— By: Matt Carter
Last night, the federal budget for 2017-18 was handed down by Scott Morrison. The deficit is projected at $29.4 billion for the coming year, but the treasurer has promised surplus of over $7 billion by 2020-21.
Key takeaways include a $75 billion investment in national infrastructure projects, including the long-awaited second Sydney airport and funding for new rail and roads, particularly in Victoria and Western Australia.
A six basis point levy on Australia’s five largest banks was also announced, which will raise over $6 billion over the budget and forward estimates. This levy, on items such as customer deposits over $250,000 and corporate bonds, will be sought from ANZ, Commonwealth, Macquarie, NAB and Westpac from 1 July onwards.
Here is a snapshot of some winners and losers from the Budget.
- Small business owners. The government will be extending the “instant access write-off scheme” by another year, meaning small business owners can immediately claim up to $20,000 of necessary business purchases for tax purposes.
- Pensioners. The elderly will see their pensioner concession cards reinstated, and one-off payments to singles and couples to help manage rising electricity costs. Further, up to $300,000 in non-concessional proceeds from the sale of a primary home will be allowed into super or pension funds.
- Homebuyers. Young people looking to buy their first home will now be able to salary sacrifice pre-tax and contribute up to $30,000 (up to $15,000 per annum) into their superannuation account, which can then be withdrawn to purchase a home, under the new First Home Super Savers Scheme.
- Schools. The government last week announced the reintroduction of Gonski-style needs based funding, with an extra $2.2 billion for schools over the next four years. As a result, most schools will receive greater attention under what is being dubbed, “Gonski 2.0”.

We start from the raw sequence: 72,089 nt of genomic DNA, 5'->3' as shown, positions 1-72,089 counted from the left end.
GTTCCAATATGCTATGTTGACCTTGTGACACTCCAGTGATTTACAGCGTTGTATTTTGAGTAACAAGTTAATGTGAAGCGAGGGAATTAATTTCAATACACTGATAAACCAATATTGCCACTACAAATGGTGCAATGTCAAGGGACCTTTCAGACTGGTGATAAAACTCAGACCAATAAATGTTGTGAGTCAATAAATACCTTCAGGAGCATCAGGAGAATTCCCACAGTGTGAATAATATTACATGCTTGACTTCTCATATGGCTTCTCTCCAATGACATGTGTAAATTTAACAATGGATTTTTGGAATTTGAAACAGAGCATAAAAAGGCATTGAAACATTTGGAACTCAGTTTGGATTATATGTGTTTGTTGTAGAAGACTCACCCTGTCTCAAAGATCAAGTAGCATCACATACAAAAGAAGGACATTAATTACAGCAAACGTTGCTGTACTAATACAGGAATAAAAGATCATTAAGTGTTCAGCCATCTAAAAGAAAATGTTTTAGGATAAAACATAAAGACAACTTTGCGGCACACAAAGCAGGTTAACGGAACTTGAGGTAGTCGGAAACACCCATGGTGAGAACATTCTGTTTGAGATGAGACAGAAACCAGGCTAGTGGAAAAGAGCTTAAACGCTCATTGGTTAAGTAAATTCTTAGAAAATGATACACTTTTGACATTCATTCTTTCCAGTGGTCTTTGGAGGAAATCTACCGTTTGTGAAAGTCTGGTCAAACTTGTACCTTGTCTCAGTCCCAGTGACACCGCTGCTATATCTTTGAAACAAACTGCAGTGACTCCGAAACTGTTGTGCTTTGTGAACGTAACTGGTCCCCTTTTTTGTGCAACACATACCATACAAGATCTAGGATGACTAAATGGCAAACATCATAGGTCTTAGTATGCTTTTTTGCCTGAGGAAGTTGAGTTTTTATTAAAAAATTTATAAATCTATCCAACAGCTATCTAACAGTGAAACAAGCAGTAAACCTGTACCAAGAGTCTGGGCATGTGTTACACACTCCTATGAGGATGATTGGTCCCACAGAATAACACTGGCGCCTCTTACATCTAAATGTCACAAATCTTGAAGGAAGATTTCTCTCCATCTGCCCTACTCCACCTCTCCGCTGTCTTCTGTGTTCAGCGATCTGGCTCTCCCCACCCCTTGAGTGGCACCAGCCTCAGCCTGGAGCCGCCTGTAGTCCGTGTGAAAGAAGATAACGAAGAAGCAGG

- Working parents with young children. An additional $37.3 billion is to be injected for almost one million Australian families utilising before and after school care programs, to ease the burden of such childcare costs.
- Persons living with disability. The NDIS will be fully funded and rolled out by 2020, paid for by an increase in the Medicare levy ranging from 0.5 to 2.5 per cent, depending on your tax bracket.
- Negative Gearing. Whilst the Government left the majority of negative gearing reforms off the table, it did tighten up what can be claimed under the system – specifically travel expenses and depreciation deductions.
- University students. As announced last week, tertiary education fees are set to rise by 7.5 per cent, with students now expected to pay back fees at a lower salary threshold.
- Catholic schools. While public schools will benefit from the re-direction of funding for education, some wealthy independent school goers may be faced with higher fees, with reduced funding expected over the next ten years.
- Wealthy families. There was no mention of increases to the family tax benefit, which means that families in the upper tax brackets may miss out on new income-tested payments.
We will be considering how best we can advise our clients, with regards to your individual circumstances, following further analysis of the measures proposed last night.